When you record a sales pitch at the very beginning of someone’s training, it’s a great idea to compare a later sales pitch practice once they get more experience out in the field. This is a good way of recording how a sales pitch can change with knowledge – maybe you’ll see some correlation or something that always tends to repeat? This way, you can adjust your training to make it more effective right from the start.
Sales pitch practice component 1: Take it seriously
There is a difference between a sales pitch presentation that’s on auto-pilot and a lively discussion about problem-solving. More often than not, one will result in relationship building, creative problem solving, and a strong sale – the other one not so much.
There is also a great difference between a strong sale and a passive sale. A strong sale forges a relationship, especially in a SaaS environment. The customer feels like they have an ally who understands their needs beyond an effective sales pitch. They will come back to your company for problem-solving and questions about the product instead of just ghosting you and eventually going to someone else.
To learn how to effectively formulate a strong sale that connects to a lively discussion that aids in helping the customer overcome challenges, sales pitch practice needs to be taken seriously. Too many sellers approach sales pitch practice as simply going through the motions to check it off the list.
Sales pitch practice component 2: Create pillars of sales enablement
This might sound confusing if you’re an architect or an engineer, but in the world of sales and non-construction businesses like SaaS companies, this makes perfect sense. In order to successfully lead a newly hired salesperson through your company’s values, best sales practices, and culture, you need to develop powerful pillars. They will help to support not only the onboarding process but every process going forward.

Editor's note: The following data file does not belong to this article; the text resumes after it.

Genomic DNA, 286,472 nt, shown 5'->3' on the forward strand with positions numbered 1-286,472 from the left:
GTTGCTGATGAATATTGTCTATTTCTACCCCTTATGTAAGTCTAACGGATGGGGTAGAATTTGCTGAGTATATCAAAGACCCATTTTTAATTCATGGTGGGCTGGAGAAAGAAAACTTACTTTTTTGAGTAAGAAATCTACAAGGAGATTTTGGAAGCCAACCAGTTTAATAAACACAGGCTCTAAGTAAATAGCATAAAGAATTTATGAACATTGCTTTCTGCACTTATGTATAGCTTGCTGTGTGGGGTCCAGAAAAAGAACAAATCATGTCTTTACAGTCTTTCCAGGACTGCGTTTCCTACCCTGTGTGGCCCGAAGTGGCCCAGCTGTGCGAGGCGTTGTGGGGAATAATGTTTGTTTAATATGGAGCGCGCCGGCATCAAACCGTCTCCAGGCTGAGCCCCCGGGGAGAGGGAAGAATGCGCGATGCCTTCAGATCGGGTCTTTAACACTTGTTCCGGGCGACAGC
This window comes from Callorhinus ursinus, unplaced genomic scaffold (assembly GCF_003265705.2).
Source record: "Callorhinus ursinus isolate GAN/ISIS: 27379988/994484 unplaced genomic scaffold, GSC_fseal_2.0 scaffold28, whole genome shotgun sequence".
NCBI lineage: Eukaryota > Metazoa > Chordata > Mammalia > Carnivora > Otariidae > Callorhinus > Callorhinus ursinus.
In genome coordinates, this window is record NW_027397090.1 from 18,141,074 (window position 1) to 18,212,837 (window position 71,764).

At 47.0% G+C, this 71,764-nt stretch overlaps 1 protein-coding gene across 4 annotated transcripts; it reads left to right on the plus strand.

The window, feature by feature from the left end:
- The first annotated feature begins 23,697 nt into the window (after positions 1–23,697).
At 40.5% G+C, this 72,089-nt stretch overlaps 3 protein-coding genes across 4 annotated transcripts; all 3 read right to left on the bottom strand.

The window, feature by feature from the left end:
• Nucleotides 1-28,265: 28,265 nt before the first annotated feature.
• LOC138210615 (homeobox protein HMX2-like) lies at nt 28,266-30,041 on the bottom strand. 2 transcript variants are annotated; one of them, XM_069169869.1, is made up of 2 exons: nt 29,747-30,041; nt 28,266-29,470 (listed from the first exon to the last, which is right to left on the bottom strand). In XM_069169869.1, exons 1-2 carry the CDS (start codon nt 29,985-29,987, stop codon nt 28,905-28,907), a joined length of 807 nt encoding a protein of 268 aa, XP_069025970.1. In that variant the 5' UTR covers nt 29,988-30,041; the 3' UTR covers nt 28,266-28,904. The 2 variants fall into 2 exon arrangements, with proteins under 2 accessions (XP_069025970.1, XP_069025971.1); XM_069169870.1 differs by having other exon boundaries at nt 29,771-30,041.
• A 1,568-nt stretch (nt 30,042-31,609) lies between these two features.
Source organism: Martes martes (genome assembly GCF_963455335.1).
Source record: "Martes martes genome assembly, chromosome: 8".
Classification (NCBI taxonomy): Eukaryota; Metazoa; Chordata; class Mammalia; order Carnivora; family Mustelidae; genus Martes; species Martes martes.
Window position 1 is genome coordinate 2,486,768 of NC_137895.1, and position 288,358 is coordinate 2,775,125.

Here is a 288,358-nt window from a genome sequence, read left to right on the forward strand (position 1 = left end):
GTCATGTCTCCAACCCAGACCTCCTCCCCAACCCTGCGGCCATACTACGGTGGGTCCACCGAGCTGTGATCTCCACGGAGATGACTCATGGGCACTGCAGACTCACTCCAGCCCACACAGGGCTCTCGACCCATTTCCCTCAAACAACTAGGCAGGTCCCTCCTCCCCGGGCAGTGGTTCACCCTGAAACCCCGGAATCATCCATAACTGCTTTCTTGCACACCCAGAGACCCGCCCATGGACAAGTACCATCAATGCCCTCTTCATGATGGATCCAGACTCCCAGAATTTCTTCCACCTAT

The pillars of sales enablement can be similar across many companies, but they can’t and shouldn’t be carbon copied because every business and sales ecosystem is different. In order to practice sales enablement well, you need to know what your sales environment is and make your pillars work organically with your company values, goals, and context. Some effective sales teams have as little as 3 or 4 pillars, while others sales teams have a longer list of sales enablement pillars. It all boils down to what you want to do with your structure combined with your company’s objectives.
Here is an example of sales enablement pillars by one of SalesHood’s clients:
- Ability to Articulate “Why Change”, “Why Now,” “Why Us”
- Exec Level Selling Abilities
- Powerful Prospector
- Skilled Account Planner
- Deep Discovery Skills
- Solution Expert
- Team Player
These pillars give a picture of someone who is knowledgeable, aggressive, and proactive with well-rehearsed abilities to problem-solve and have a meaningful conversation. At the top of the list is the Ability to Articulate “Why Us” – putting communication and knowledge at the very head of their sales enablement goals.
If you’re introducing sales enablement into a large company with hundreds of employees, one of the most important themes in your pillars should be communication and getting everyone on board with the program. These sales enablement pillars create a system to achieve this goal.
Your pillars will reflect who you are as an organization and what your values are and they are vital in helping you in creating a scorecard for grading sales pitch practice. What points should your sales team focus on? What should you excel at? The use of your best practices can be tracked through these scorecards when calls are “graded” by your leadership team. Scorecards may look something like: